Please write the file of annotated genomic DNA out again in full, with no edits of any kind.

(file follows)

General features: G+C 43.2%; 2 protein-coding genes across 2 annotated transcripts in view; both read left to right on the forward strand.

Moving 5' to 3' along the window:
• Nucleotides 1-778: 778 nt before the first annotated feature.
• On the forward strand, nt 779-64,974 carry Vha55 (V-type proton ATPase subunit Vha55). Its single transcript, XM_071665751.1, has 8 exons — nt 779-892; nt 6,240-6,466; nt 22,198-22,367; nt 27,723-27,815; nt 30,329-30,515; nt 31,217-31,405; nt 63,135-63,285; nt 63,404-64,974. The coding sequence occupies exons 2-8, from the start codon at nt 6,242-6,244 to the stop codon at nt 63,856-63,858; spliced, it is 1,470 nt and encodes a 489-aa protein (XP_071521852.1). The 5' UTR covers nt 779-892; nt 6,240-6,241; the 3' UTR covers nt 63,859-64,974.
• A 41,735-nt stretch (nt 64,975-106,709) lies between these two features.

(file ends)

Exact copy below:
General features: G+C 43.2%; 2 protein-coding genes across 2 annotated transcripts in view; both read left to right on the forward strand.

Moving 5' to 3' along the window:
• Nucleotides 1-778: 778 nt before the first annotated feature.
• On the forward strand, nt 779-64,974 carry Vha55 (V-type proton ATPase subunit Vha55). Its single transcript, XM_071665751.1, has 8 exons — nt 779-892; nt 6,240-6,466; nt 22,198-22,367; nt 27,723-27,815; nt 30,329-30,515; nt 31,217-31,405; nt 63,135-63,285; nt 63,404-64,974. The coding sequence occupies exons 2-8, from the start codon at nt 6,242-6,244 to the stop codon at nt 63,856-63,858; spliced, it is 1,470 nt and encodes a 489-aa protein (XP_071521852.1). The 5' UTR covers nt 779-892; nt 6,240-6,241; the 3' UTR covers nt 63,859-64,974.
• A 41,735-nt stretch (nt 64,975-106,709) lies between these two features.